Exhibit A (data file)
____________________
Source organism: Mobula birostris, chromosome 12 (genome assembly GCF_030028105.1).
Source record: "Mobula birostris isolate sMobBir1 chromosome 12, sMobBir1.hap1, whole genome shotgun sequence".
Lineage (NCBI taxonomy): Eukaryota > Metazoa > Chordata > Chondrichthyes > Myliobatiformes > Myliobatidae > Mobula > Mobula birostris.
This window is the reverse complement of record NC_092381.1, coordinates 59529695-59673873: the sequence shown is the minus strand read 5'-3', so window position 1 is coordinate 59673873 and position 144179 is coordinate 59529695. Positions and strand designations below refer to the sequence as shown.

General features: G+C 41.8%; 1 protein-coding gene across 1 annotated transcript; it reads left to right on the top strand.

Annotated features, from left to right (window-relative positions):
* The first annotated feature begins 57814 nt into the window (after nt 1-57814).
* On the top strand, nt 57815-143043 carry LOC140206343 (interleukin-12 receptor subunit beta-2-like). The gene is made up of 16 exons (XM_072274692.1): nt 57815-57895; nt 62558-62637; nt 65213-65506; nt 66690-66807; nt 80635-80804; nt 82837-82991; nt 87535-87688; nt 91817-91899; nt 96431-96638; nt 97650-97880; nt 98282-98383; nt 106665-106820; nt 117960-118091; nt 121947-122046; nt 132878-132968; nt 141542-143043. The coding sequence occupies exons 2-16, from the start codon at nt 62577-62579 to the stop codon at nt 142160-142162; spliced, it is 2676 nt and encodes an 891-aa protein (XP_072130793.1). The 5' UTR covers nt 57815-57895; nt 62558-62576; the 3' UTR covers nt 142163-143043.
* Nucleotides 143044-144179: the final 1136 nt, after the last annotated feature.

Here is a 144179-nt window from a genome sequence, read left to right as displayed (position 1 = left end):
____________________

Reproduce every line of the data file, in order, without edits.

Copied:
Source organism: Mobula birostris, chromosome 12 (genome assembly GCF_030028105.1).
Source record: "Mobula birostris isolate sMobBir1 chromosome 12, sMobBir1.hap1, whole genome shotgun sequence".
Lineage (NCBI taxonomy): Eukaryota > Metazoa > Chordata > Chondrichthyes > Myliobatiformes > Myliobatidae > Mobula > Mobula birostris.
This window is the reverse complement of record NC_092381.1, coordinates 59529695-59673873: the sequence shown is the minus strand read 5'-3', so window position 1 is coordinate 59673873 and position 144179 is coordinate 59529695. Positions and strand designations below refer to the sequence as shown.

General features: G+C 41.8%; 1 protein-coding gene across 1 annotated transcript; it reads left to right on the top strand.

Annotated features, from left to right (window-relative positions):
* The first annotated feature begins 57814 nt into the window (after nt 1-57814).
* On the top strand, nt 57815-143043 carry LOC140206343 (interleukin-12 receptor subunit beta-2-like). The gene is made up of 16 exons (XM_072274692.1): nt 57815-57895; nt 62558-62637; nt 65213-65506; nt 66690-66807; nt 80635-80804; nt 82837-82991; nt 87535-87688; nt 91817-91899; nt 96431-96638; nt 97650-97880; nt 98282-98383; nt 106665-106820; nt 117960-118091; nt 121947-122046; nt 132878-132968; nt 141542-143043. The coding sequence occupies exons 2-16, from the start codon at nt 62577-62579 to the stop codon at nt 142160-142162; spliced, it is 2676 nt and encodes an 891-aa protein (XP_072130793.1). The 5' UTR covers nt 57815-57895; nt 62558-62576; the 3' UTR covers nt 142163-143043.
* Nucleotides 143044-144179: the final 1136 nt, after the last annotated feature.

Here is a 144179-nt window from a genome sequence, read left to right as displayed (position 1 = left end):